FINANCE: WeChat Sips with Starbucks; Alipay in Europe, Australia

Bottom line: Starbucks’ selection of WeChat before Alipay for in-store electronic payments is a symbolic victory for the former, while Alipay’s aggressive global expansion could eventually help it to overtake UnionPay outside China.

WeChat ties with Starbucks

China’s two leading mobile payments services are both in the headlines, led by word of a major new tie-up between Tencent’s (HKEx: 700) WeChat and coffee lifestyle titan Starbucks (NYSE: SBUX). I have to admit that my interest in this particular tie-up is somewhat personal, as I’m a big fan of both of these companies and have been waiting a long time for such a partnership.

But equally significant is the fact that Starbucks chose WeChat before archrival Alipay. That same Alipay is in a couple of its own headlines, both showing how it’s trying to expand abroad to compete with China’s other major electronic payments system, the state-owned UnionPay. One of those headlines has Alipay in a new tie-up in Australia, while the other has it announcing partnerships with four major financial companies to expand its footprint in Europe. Read Full Post…

VIDEO: Embattled LeEco Sued in HK as Bills Pile Up

Bottom line: A new Hong Kong lawsuit against LeEco by a small creditor over unpaid bills could mark the start of a new wave, which could ultimately snowball into a new crisis as its partners scramble to get back money they’re owed before it’s too late.

HK newspaper sues LeEco for unpaid debt

I’ve been skillfully avoiding writing about the embattled LeEco (Shenzhen: 300104) for the past month, even as the former online video high-flyer landed at the center of a storm that could ultimately result in its downfall. So a small story in the latest headlines, involving a lawsuit against the company over unpaid bills, looks like a good opening to take a quick look at a high-tech tale that consumed the Chinese headlines for much of last month. Read Full Post…

SPORTS: Wanda Pedals to Guilin in China Sports Tour

Bottom line: Wanda’s first major made-for-China sporting event, a bicycle tour of scenic Guangxi province, looks like a well-conceived initiative that could auger well for its longer-term effort to tap the Chinese sports market.

Wanda launch Guangxi cycling event

Following its opening of several massive theme parks across China, entertainment aspirant Wanda Group has just announced the launch of what it hopes will become one of the nation’s premier sporting events that can earn a place on the global bicycling map. That announcement has Wanda pedaling its new Tour of Guangxi event, which will take cyclists through one of China’s most scenic provinces that includes the famous craggy mountains surrounding the city of Guilin. Read Full Post…

TELECOMS: Unicom Seeks New Life with BAT Magic

Bottom line: Unicom is likely to choose all 3 of the BAT companies as equity and strategic partners under Beijing’s pilot program to invigorate big state-run companies, but none of the tie-ups will produce meaningful results.  

Unicom eyes BAT partnerships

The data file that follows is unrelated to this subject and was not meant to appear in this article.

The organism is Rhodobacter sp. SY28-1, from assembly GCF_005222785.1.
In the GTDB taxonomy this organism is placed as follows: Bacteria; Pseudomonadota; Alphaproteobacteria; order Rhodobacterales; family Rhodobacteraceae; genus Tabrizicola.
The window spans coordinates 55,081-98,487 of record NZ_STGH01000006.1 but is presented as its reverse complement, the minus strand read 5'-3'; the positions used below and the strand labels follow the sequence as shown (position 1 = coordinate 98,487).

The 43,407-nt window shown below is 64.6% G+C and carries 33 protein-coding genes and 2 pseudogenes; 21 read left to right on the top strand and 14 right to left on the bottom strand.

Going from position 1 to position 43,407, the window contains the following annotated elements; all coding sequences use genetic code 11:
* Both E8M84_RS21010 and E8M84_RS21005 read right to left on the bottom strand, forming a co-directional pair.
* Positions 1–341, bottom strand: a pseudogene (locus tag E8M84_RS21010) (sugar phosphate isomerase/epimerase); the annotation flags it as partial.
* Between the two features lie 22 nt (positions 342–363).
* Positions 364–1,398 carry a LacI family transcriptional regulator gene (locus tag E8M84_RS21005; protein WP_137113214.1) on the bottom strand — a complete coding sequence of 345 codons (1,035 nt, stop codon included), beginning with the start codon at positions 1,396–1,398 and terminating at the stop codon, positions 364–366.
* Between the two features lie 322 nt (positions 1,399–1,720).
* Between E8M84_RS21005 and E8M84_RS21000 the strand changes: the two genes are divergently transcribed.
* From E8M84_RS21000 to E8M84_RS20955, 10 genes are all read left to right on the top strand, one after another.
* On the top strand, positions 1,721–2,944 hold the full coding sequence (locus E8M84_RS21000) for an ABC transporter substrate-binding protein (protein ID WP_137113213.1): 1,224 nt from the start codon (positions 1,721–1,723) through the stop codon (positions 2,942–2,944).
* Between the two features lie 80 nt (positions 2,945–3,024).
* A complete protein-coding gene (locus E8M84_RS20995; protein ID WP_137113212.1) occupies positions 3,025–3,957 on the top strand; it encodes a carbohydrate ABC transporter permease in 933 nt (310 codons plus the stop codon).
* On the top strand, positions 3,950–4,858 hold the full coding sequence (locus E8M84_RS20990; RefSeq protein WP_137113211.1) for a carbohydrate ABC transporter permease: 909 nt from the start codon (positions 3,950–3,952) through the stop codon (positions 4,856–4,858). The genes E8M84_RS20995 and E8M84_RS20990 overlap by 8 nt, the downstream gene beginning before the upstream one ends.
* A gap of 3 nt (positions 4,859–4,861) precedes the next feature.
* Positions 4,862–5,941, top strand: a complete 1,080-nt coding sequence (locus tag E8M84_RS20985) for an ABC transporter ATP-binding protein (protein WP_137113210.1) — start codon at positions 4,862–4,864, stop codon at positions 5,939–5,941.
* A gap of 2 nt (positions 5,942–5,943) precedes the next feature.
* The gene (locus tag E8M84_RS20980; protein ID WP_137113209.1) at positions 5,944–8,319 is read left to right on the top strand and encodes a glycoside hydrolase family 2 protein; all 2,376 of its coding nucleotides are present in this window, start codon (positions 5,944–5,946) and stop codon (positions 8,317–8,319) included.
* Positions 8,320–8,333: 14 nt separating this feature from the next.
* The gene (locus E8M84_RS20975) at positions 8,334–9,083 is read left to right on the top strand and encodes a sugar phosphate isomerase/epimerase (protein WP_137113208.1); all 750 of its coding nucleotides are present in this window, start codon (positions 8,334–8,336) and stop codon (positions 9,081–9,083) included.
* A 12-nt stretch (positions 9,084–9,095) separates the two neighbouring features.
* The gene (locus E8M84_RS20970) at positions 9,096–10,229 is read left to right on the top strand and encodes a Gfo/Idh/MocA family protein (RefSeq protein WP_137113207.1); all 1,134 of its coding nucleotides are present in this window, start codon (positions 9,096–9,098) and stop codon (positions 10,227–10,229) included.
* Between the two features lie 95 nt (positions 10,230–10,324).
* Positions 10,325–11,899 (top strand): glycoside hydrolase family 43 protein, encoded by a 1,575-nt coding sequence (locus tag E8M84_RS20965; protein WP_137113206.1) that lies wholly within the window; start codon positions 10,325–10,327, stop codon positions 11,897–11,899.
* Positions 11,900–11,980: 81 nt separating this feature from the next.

China Unicom (HKEx: 762; NYSE: CHU), the perennial laggard among China’s 3 major telcos, is reportedly looking for new life by tying up with the nation’s big 3 Internet companies, Tencent (HKEx: 700), Alibaba (NYSE: BABA) and Baidu (Nasdaq: BIDU). I might normally say “so what?” to this particular development, since it seems like Unicom and its 2 fellow state-run telcos are regularly announcing this kind of partnership, always with little or no meaningful impact on their business. Read Full Post…

M&A: China-US Deals Stall as Trump Presidency Nears

Bottom line: A Chinese bid for the Chicago Stock Exchange could get vetoed on concerns about exposure to the US financial system, while a similar bid for chip maker Lattice could get approved due to its relatively small size.

Lattice buyer has Beijing backing

Two cross-border deals involving China M&A in the US appear to be stalling, even before the protectionist-minded Donald Trump becomes the next US president. That certainly doesn’t bode well for either deal, one in the high-tech chip space and the other in the financial sector, since both could easily have Chinese government backing. One of those has a Sichuan-based investor group trying to buy the tiny Chicago Stock Exchange, while the other has a different group trying to buy mid-sized chip design house Lattice Semiconductor (Nasdaq: LSCC). Read Full Post…

IPOs: Meitu Aims High with Price Range, Attracts Low-Brow Investors

Bottom line: Meitu’s shares are likely to price and debut weakly due to skepticism about its profit potential from big western investors, but could perform better over the longer term if the beauty app can monetize its large user base.

Meitu sets IPO price range

What’s likely to be Hong Kong’s biggest high-tech IPO in nearly a decade is creeping ahead, with word that beauty app operator Meitu has set a price range for its widely watched offering that puts it within reach of its target to raise $750 million. But a read between the lines shows that this offering could easily price at the lower end of its range, following earlier investor worries that Meitu might have difficulty leveraging its huge customer base into meaningful profits anytime soon.